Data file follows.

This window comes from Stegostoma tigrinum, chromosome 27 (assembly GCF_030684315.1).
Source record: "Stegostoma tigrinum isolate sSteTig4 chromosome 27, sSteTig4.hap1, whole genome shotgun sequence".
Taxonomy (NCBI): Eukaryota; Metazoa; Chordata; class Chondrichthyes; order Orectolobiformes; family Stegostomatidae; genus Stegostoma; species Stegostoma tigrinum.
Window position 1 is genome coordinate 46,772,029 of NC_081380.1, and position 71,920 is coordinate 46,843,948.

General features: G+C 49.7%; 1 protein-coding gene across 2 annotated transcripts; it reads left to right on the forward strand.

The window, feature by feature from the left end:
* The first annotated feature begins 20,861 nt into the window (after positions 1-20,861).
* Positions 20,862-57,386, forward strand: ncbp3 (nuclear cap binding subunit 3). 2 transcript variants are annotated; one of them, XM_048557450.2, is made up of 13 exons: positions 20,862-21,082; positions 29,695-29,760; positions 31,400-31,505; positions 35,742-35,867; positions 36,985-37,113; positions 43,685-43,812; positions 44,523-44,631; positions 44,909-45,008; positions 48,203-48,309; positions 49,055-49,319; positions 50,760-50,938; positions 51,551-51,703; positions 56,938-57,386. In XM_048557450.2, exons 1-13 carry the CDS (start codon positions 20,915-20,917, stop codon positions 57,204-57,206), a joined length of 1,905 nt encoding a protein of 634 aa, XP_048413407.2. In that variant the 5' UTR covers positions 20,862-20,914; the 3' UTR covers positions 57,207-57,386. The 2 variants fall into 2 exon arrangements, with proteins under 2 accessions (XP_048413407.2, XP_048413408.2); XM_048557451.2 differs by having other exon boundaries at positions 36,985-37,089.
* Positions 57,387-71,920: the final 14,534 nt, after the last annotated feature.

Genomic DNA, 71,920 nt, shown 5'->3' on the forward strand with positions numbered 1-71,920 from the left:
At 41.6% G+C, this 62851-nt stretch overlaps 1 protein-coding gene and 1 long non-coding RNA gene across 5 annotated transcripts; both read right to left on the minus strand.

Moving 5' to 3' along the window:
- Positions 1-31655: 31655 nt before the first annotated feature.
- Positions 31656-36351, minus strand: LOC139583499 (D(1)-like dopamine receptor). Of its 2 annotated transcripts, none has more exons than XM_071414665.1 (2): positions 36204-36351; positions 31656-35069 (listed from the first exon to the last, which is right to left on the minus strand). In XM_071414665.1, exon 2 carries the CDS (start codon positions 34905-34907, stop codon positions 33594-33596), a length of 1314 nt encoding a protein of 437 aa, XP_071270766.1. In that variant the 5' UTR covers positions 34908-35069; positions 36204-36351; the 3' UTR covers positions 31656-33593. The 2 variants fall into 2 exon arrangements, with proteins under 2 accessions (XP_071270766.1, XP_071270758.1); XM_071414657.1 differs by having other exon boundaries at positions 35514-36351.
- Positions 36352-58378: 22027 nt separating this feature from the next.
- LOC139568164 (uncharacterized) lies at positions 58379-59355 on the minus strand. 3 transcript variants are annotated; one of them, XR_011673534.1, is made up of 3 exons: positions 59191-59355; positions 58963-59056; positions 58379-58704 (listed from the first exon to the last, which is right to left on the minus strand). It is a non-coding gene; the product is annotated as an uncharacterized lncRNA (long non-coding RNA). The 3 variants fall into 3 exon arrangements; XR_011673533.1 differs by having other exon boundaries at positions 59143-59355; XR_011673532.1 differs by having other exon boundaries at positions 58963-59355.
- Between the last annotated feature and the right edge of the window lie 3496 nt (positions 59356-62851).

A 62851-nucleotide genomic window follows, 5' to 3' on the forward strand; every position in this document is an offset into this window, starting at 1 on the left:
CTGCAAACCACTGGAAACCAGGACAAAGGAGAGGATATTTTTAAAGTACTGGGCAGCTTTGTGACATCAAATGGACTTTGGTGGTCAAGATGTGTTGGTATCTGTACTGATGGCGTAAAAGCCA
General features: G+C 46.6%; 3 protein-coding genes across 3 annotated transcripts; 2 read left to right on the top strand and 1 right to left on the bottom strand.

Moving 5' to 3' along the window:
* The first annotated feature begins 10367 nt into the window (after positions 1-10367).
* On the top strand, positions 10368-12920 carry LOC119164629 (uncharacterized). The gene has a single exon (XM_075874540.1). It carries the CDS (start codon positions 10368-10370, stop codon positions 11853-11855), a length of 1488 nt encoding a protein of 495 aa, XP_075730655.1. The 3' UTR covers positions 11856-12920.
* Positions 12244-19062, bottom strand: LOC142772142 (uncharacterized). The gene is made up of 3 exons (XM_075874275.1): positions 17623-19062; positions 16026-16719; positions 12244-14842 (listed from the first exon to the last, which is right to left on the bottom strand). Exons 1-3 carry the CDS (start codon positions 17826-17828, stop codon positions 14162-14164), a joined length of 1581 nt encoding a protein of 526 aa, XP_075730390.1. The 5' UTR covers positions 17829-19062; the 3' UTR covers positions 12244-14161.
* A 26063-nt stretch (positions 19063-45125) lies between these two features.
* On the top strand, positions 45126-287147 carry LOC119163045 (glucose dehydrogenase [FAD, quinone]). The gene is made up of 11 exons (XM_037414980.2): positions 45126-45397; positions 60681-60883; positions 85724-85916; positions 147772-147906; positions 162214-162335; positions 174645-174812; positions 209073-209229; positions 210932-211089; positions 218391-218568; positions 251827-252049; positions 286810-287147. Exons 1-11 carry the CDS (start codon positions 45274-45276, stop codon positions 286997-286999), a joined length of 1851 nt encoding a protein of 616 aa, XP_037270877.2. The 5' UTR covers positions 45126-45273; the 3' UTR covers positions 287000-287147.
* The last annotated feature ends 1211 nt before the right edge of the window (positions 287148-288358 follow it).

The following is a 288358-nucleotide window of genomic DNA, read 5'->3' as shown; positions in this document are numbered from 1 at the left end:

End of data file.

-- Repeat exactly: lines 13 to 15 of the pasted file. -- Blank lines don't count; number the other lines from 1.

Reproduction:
- Positions 1-31655: 31655 nt before the first annotated feature.
- Positions 31656-36351, minus strand: LOC139583499 (D(1)-like dopamine receptor). Of its 2 annotated transcripts, none has more exons than XM_071414665.1 (2): positions 36204-36351; positions 31656-35069 (listed from the first exon to the last, which is right to left on the minus strand). In XM_071414665.1, exon 2 carries the CDS (start codon positions 34905-34907, stop codon positions 33594-33596), a length of 1314 nt encoding a protein of 437 aa, XP_071270766.1. In that variant the 5' UTR covers positions 34908-35069; positions 36204-36351; the 3' UTR covers positions 31656-33593. The 2 variants fall into 2 exon arrangements, with proteins under 2 accessions (XP_071270766.1, XP_071270758.1); XM_071414657.1 differs by having other exon boundaries at positions 35514-36351.
- Positions 36352-58378: 22027 nt separating this feature from the next.